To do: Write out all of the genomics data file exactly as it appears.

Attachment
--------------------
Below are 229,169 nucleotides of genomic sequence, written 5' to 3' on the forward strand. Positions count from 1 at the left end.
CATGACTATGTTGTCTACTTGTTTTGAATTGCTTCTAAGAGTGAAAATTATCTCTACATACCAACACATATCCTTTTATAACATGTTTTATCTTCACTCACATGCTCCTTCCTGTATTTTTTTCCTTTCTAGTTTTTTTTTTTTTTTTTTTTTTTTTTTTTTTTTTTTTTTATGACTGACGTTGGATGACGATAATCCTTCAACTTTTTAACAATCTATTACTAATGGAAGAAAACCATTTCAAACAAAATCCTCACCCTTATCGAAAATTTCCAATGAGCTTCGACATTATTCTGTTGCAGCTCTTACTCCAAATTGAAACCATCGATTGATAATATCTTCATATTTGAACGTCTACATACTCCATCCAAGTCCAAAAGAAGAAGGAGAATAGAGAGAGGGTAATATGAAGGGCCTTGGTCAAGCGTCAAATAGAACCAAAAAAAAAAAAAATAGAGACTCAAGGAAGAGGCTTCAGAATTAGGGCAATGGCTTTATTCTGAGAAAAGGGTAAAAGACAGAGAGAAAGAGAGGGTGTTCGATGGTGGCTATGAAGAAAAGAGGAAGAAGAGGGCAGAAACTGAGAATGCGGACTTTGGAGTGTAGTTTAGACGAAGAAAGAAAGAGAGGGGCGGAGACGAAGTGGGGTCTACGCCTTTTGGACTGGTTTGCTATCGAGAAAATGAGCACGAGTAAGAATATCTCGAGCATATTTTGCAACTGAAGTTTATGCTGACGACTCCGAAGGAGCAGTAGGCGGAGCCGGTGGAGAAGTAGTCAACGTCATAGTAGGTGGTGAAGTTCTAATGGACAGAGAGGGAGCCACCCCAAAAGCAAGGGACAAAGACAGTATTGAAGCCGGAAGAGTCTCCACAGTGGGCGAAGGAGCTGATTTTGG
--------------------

Below are 229,169 nucleotides of genomic sequence, written 5' to 3' on the forward strand. Positions count from 1 at the left end.
CATGACTATGTTGTCTACTTGTTTTGAATTGCTTCTAAGAGTGAAAATTATCTCTACATACCAACACATATCCTTTTATAACATGTTTTATCTTCACTCACATGCTCCTTCCTGTATTTTTTTCCTTTCTAGTTTTTTTTTTTTTTTTTTTTTTTTTTTTTTTTTTTTTTTATGACTGACGTTGGATGACGATAATCCTTCAACTTTTTAACAATCTATTACTAATGGAAGAAAACCATTTCAAACAAAATCCTCACCCTTATCGAAAATTTCCAATGAGCTTCGACATTATTCTGTTGCAGCTCTTACTCCAAATTGAAACCATCGATTGATAATATCTTCATATTTGAACGTCTACATACTCCATCCAAGTCCAAAAGAAGAAGGAGAATAGAGAGAGGGTAATATGAAGGGCCTTGGTCAAGCGTCAAATAGAACCAAAAAAAAAAAAAATAGAGACTCAAGGAAGAGGCTTCAGAATTAGGGCAATGGCTTTATTCTGAGAAAAGGGTAAAAGACAGAGAGAAAGAGAGGGTGTTCGATGGTGGCTATGAAGAAAAGAGGAAGAAGAGGGCAGAAACTGAGAATGCGGACTTTGGAGTGTAGTTTAGACGAAGAAAGAAAGAGAGGGGCGGAGACGAAGTGGGGTCTACGCCTTTTGGACTGGTTTGCTATCGAGAAAATGAGCACGAGTAAGAATATCTCGAGCATATTTTGCAACTGAAGTTTATGCTGACGACTCCGAAGGAGCAGTAGGCGGAGCCGGTGGAGAAGTAGTCAACGTCATAGTAGGTGGTGAAGTTCTAATGGACAGAGAGGGAGCCACCCCAAAAGCAAGGGACAAAGACAGTATTGAAGCCGGAAGAGTCTCCACAGTGGGCGAAGGAGCTGATTTTGG